What are you reading now?

Confession: I thought that this Chris Taylor (the author) was this Chris Taylor, the legendary games developer. Oh how I cringed with embarrassment when I tweeted him! Let’s move swiftly on. What am I reading now?

How Star Wars Conquered the Universe: The Past, Present, and Future of a Multibillion Dollar Franchise

As a true Star Wars fanboy/nerd/geek I adore everything to do with George Lucas’ epic saga. I recently wrote about my favourite movies and The Empire Strikes Back, the second (or fifth!) movie in the series features in a list of three. I’ve watched all the movies, I’ve played almost all the games, I’ve collected the collecitbles, I have read dozens of Expanded Universe novels, I even named my child Lucas George. I have lived and breathed Star Wars for as long as I can recall.

When I saw this book over on Amazon I immediately clicked ‘BUY NOW’.

Why do most people know what an Ewok is, even if they haven’t seen Return of the Jedi? How have Star Wars action figures come to outnumber human beings? How did ‘Jedi’ become an officially recognised religion? When did the films’ merchandising revenue manage to rival the GDP of a small country? Tracing the birth, death and rebirth of the epic universe built by George Lucas and hundreds of writers, artists, producers, and marketers, Chris Taylor jousts with modern-day Jedi, tinkers with droid builders, and gets inside Boba Fett’s helmet, all to find out how STAR WARS has attracted and inspired so many fans for so long. ‘It’s impossible to imagine a Star Wars fan who wouldn’t love this book. There are plenty of books about Star Wars, but very few of them are essential reading. This one goes directly to the top of the pile’  ~ Booklist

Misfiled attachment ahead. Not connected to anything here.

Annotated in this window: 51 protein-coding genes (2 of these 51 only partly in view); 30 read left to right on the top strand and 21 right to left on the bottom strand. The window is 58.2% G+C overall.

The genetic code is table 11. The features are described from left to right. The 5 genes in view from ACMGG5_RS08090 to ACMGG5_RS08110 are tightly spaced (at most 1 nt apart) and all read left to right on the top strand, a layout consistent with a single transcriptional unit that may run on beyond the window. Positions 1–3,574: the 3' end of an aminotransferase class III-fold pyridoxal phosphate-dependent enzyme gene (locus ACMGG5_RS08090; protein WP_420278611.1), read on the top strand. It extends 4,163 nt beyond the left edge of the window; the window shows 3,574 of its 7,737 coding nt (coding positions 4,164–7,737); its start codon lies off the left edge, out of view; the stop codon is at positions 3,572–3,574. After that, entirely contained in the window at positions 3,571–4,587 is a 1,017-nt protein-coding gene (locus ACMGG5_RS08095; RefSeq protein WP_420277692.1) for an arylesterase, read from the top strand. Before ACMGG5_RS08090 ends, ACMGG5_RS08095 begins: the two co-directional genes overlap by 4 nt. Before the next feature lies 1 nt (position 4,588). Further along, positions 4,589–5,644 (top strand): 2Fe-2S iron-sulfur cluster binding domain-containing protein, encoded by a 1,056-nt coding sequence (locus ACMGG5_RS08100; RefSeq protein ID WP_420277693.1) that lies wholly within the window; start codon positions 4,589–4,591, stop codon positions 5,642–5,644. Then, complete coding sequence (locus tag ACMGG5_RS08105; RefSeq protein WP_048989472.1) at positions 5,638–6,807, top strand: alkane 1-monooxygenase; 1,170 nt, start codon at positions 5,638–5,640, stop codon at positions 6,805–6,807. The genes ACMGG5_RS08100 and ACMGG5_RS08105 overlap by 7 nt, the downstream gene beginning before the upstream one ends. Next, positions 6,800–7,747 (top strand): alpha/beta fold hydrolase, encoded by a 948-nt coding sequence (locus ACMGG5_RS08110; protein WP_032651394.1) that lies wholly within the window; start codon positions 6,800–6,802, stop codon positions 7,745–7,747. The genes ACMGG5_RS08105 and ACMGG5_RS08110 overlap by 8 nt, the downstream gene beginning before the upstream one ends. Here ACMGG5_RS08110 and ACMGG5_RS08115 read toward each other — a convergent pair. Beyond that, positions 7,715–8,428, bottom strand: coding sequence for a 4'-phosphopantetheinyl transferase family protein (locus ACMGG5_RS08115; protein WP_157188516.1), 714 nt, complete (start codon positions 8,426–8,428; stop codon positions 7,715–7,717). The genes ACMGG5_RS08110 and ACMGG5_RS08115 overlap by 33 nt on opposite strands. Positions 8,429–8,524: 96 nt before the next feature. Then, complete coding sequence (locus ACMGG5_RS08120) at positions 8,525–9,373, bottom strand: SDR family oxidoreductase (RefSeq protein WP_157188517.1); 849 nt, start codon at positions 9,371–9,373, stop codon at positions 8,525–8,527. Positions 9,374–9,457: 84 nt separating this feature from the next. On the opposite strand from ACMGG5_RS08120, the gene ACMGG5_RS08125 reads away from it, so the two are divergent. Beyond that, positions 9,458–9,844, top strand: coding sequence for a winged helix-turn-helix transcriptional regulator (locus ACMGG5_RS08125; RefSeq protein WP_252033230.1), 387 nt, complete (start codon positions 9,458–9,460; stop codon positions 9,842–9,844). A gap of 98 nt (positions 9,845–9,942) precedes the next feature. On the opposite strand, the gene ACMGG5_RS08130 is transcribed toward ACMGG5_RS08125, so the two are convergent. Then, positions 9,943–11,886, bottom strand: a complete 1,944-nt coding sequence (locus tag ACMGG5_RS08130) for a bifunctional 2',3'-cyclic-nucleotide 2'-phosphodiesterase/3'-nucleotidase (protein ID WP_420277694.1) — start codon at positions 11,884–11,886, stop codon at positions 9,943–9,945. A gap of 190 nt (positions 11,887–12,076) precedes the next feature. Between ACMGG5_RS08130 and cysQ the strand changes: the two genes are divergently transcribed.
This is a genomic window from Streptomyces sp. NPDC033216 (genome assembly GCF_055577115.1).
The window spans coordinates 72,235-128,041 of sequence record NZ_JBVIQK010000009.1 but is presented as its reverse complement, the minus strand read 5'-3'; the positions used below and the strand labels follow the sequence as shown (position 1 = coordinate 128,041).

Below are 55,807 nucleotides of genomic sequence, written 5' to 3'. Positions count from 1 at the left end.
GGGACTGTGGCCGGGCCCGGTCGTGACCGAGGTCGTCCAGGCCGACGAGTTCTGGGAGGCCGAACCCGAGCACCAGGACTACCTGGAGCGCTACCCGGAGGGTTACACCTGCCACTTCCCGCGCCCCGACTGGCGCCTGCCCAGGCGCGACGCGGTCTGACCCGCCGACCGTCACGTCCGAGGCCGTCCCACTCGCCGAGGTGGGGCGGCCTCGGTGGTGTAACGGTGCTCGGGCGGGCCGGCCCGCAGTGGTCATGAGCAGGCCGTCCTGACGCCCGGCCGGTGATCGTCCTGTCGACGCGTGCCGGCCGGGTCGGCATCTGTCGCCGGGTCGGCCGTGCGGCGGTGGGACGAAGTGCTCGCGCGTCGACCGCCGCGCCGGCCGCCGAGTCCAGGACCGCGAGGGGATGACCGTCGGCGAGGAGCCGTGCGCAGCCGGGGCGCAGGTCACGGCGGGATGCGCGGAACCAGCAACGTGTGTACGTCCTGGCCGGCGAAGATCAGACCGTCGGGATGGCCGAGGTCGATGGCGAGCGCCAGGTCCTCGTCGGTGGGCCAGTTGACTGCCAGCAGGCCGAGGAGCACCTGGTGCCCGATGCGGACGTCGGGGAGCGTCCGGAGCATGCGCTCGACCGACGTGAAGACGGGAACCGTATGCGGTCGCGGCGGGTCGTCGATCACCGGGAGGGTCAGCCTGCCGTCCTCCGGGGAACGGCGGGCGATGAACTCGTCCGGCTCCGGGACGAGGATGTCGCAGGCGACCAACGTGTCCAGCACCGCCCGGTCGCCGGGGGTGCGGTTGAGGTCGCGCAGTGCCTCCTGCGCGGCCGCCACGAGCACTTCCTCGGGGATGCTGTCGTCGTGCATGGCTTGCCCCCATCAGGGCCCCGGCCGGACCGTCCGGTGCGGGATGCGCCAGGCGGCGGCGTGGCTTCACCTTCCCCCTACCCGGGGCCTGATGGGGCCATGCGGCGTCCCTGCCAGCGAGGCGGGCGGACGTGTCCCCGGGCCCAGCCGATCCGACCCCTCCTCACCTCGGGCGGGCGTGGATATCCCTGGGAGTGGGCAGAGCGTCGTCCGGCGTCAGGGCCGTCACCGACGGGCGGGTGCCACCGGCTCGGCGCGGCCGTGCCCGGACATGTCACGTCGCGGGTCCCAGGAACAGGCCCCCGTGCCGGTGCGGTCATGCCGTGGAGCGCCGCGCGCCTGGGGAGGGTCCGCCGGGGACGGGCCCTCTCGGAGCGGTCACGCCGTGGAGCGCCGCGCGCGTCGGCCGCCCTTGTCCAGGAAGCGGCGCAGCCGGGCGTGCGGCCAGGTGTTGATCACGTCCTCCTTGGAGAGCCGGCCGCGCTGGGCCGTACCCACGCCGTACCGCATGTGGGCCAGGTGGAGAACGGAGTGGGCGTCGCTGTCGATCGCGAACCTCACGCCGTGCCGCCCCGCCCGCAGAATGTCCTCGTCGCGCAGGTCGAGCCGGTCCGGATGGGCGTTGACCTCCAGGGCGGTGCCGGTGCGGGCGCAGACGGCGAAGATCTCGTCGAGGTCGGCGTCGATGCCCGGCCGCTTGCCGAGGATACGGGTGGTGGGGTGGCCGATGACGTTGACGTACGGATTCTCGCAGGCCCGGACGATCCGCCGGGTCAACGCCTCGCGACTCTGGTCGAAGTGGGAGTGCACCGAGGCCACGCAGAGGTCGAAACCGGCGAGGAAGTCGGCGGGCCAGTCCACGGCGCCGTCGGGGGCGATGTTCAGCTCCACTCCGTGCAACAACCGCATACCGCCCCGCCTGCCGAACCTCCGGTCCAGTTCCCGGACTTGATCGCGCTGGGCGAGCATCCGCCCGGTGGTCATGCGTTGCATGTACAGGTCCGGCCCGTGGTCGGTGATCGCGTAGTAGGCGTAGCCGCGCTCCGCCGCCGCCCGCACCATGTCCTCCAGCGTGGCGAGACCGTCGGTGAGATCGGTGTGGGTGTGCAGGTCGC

The book starts with Taylor’s quest to find a true Star Wars virgin and his attempts to find one at a screening of Star Wars translated into the language of the Navajo native american tribe. It seems that Star Wars has seeped into popular culture the world over; even people who have never seen the movies can reel off the names of characters, planets, droids and ships. It seems that everyone knows that Darth Vader is Luke Skywalker’s father.

If you are a fan of Star Wars and want to understand more of how this project which nobody believed in became a global phenomenon this is a good place to start.

Highly recommended.

 

 

Three favourite books

Consider Phlebas by Iain M. Banks

This is quite possibly – along with book three in this list – what got me into science fiction in a big way. I was in my mid-teens when I first read Consider Phlebas and it opened up the universe of Banks in such a big way that I developed a voracious appetite for The Culture. So much that character names from his books have featured in numerous online ventures. Names like Horza, Zakalwe and Excession.